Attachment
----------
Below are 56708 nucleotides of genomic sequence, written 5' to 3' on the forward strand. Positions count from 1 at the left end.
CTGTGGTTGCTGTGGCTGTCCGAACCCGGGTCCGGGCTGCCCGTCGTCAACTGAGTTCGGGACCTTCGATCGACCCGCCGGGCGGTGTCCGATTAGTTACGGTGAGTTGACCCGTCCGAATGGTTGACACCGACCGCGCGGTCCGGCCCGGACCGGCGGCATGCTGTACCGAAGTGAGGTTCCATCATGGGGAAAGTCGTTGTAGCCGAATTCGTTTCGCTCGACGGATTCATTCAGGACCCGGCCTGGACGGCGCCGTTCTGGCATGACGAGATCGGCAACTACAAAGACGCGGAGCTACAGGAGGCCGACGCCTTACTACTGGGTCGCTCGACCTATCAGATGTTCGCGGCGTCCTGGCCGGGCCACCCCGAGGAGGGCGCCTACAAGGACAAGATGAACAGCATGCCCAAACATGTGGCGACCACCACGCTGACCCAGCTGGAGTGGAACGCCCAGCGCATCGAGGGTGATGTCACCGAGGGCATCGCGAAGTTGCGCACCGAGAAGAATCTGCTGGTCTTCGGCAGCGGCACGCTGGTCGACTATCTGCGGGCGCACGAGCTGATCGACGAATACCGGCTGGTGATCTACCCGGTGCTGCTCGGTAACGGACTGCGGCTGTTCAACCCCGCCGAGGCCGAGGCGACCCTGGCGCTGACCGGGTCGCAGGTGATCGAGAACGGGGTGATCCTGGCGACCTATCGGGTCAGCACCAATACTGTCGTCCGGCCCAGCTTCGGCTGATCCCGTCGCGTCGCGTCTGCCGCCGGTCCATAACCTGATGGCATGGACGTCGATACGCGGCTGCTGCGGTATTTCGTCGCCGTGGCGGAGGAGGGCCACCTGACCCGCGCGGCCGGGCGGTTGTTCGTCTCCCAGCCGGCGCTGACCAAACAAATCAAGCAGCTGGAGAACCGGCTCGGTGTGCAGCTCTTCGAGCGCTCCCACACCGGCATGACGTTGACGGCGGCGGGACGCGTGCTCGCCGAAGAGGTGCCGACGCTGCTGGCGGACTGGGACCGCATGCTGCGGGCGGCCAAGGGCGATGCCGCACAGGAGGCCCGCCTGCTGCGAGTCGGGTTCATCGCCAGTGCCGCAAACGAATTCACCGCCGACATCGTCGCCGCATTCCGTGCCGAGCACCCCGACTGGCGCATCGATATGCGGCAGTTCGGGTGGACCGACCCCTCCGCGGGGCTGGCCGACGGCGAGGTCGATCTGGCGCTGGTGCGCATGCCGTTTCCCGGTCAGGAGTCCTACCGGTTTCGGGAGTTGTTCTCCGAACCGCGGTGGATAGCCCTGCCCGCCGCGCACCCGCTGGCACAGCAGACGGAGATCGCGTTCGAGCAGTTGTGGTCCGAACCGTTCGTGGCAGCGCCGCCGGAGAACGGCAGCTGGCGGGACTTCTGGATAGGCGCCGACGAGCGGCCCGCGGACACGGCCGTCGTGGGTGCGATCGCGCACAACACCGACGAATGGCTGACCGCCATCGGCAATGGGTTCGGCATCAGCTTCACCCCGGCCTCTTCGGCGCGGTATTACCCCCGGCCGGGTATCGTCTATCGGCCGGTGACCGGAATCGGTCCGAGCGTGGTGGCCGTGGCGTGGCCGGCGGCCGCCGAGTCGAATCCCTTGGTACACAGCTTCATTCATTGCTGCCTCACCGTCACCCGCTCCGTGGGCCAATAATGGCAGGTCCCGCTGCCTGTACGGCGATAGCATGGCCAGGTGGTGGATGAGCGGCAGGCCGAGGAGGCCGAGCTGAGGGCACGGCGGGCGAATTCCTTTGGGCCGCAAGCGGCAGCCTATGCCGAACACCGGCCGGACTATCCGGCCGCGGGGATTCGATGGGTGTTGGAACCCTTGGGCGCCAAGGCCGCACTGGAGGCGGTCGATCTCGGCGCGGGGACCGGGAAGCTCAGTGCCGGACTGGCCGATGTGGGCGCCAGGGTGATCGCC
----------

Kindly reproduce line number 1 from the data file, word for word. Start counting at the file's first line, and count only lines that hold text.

Below are 56708 nucleotides of genomic sequence, written 5' to 3' on the forward strand. Positions count from 1 at the left end.